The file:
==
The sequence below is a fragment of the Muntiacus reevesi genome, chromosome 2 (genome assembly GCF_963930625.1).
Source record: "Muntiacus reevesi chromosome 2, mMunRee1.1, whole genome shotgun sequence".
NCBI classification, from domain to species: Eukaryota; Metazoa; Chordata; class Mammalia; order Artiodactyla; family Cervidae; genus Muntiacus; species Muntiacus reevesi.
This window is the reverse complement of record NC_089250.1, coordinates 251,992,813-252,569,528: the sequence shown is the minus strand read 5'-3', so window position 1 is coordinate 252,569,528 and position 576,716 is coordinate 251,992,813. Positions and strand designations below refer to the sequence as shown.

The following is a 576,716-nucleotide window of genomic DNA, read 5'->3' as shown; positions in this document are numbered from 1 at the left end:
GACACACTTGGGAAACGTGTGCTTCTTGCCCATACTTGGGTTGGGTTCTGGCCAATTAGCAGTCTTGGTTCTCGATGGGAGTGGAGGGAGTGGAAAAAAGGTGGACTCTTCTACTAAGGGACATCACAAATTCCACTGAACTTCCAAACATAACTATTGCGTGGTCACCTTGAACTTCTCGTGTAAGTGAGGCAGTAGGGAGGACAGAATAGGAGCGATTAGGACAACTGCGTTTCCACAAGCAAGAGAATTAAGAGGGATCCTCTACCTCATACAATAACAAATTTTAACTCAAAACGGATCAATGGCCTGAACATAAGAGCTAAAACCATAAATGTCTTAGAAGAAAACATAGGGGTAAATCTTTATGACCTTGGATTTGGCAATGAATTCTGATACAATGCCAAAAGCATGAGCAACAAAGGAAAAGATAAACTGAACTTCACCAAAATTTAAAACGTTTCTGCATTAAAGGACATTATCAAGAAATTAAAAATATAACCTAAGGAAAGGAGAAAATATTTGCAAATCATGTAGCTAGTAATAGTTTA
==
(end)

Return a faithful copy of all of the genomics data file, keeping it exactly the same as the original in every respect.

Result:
The sequence below is a fragment of the Muntiacus reevesi genome, chromosome 2 (genome assembly GCF_963930625.1).
Source record: "Muntiacus reevesi chromosome 2, mMunRee1.1, whole genome shotgun sequence".
NCBI classification, from domain to species: Eukaryota; Metazoa; Chordata; class Mammalia; order Artiodactyla; family Cervidae; genus Muntiacus; species Muntiacus reevesi.
This window is the reverse complement of record NC_089250.1, coordinates 251,992,813-252,569,528: the sequence shown is the minus strand read 5'-3', so window position 1 is coordinate 252,569,528 and position 576,716 is coordinate 251,992,813. Positions and strand designations below refer to the sequence as shown.

The following is a 576,716-nucleotide window of genomic DNA, read 5'->3' as shown; positions in this document are numbered from 1 at the left end:
GACACACTTGGGAAACGTGTGCTTCTTGCCCATACTTGGGTTGGGTTCTGGCCAATTAGCAGTCTTGGTTCTCGATGGGAGTGGAGGGAGTGGAAAAAAGGTGGACTCTTCTACTAAGGGACATCACAAATTCCACTGAACTTCCAAACATAACTATTGCGTGGTCACCTTGAACTTCTCGTGTAAGTGAGGCAGTAGGGAGGACAGAATAGGAGCGATTAGGACAACTGCGTTTCCACAAGCAAGAGAATTAAGAGGGATCCTCTACCTCATACAATAACAAATTTTAACTCAAAACGGATCAATGGCCTGAACATAAGAGCTAAAACCATAAATGTCTTAGAAGAAAACATAGGGGTAAATCTTTATGACCTTGGATTTGGCAATGAATTCTGATACAATGCCAAAAGCATGAGCAACAAAGGAAAAGATAAACTGAACTTCACCAAAATTTAAAACGTTTCTGCATTAAAGGACATTATCAAGAAATTAAAAATATAACCTAAGGAAAGGAGAAAATATTTGCAAATCATGTAGCTAGTAATAGTTTA